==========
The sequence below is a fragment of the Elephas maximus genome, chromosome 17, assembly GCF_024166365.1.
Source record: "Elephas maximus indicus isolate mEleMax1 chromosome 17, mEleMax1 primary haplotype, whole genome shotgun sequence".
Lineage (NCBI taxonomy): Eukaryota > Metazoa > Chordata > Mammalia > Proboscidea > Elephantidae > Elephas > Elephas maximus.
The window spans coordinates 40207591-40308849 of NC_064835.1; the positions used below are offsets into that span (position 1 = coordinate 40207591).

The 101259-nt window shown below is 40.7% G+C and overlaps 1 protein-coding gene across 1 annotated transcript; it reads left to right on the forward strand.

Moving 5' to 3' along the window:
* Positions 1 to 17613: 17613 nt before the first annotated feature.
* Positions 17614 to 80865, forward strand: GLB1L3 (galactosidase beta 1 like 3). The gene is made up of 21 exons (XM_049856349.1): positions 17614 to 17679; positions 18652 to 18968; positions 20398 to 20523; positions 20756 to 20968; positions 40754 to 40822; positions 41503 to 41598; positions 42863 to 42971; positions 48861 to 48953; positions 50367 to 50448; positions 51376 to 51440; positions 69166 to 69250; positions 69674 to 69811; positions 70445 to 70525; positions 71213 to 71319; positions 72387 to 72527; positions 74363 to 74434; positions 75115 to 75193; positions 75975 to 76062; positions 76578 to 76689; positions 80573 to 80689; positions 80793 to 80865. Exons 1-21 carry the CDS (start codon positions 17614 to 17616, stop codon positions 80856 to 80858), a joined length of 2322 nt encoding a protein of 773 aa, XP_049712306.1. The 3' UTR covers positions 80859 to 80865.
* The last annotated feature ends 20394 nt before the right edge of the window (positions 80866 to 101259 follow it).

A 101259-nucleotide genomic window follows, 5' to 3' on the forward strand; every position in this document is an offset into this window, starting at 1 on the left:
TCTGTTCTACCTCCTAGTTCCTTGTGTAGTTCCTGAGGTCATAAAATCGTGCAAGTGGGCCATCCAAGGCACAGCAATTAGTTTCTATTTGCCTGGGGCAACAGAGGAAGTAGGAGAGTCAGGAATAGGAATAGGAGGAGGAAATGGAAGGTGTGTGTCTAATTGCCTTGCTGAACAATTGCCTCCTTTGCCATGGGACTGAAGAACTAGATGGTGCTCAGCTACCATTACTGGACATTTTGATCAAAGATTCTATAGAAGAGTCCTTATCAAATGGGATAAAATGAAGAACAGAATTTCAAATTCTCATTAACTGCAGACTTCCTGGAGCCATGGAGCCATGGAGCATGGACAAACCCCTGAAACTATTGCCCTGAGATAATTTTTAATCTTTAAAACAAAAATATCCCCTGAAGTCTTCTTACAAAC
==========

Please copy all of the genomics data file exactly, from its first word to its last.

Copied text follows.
The sequence below is a fragment of the Elephas maximus genome, chromosome 17, assembly GCF_024166365.1.
Source record: "Elephas maximus indicus isolate mEleMax1 chromosome 17, mEleMax1 primary haplotype, whole genome shotgun sequence".
Lineage (NCBI taxonomy): Eukaryota > Metazoa > Chordata > Mammalia > Proboscidea > Elephantidae > Elephas > Elephas maximus.
The window spans coordinates 40207591-40308849 of NC_064835.1; the positions used below are offsets into that span (position 1 = coordinate 40207591).

The 101259-nt window shown below is 40.7% G+C and overlaps 1 protein-coding gene across 1 annotated transcript; it reads left to right on the forward strand.

Moving 5' to 3' along the window:
* Positions 1 to 17613: 17613 nt before the first annotated feature.
* Positions 17614 to 80865, forward strand: GLB1L3 (galactosidase beta 1 like 3). The gene is made up of 21 exons (XM_049856349.1): positions 17614 to 17679; positions 18652 to 18968; positions 20398 to 20523; positions 20756 to 20968; positions 40754 to 40822; positions 41503 to 41598; positions 42863 to 42971; positions 48861 to 48953; positions 50367 to 50448; positions 51376 to 51440; positions 69166 to 69250; positions 69674 to 69811; positions 70445 to 70525; positions 71213 to 71319; positions 72387 to 72527; positions 74363 to 74434; positions 75115 to 75193; positions 75975 to 76062; positions 76578 to 76689; positions 80573 to 80689; positions 80793 to 80865. Exons 1-21 carry the CDS (start codon positions 17614 to 17616, stop codon positions 80856 to 80858), a joined length of 2322 nt encoding a protein of 773 aa, XP_049712306.1. The 3' UTR covers positions 80859 to 80865.
* The last annotated feature ends 20394 nt before the right edge of the window (positions 80866 to 101259 follow it).

A 101259-nucleotide genomic window follows, 5' to 3' on the forward strand; every position in this document is an offset into this window, starting at 1 on the left:
TCTGTTCTACCTCCTAGTTCCTTGTGTAGTTCCTGAGGTCATAAAATCGTGCAAGTGGGCCATCCAAGGCACAGCAATTAGTTTCTATTTGCCTGGGGCAACAGAGGAAGTAGGAGAGTCAGGAATAGGAATAGGAGGAGGAAATGGAAGGTGTGTGTCTAATTGCCTTGCTGAACAATTGCCTCCTTTGCCATGGGACTGAAGAACTAGATGGTGCTCAGCTACCATTACTGGACATTTTGATCAAAGATTCTATAGAAGAGTCCTTATCAAATGGGATAAAATGAAGAACAGAATTTCAAATTCTCATTAACTGCAGACTTCCTGGAGCCATGGAGCCATGGAGCATGGACAAACCCCTGAAACTATTGCCCTGAGATAATTTTTAATCTTTAAAACAAAAATATCCCCTGAAGTCTTCTTACAAAC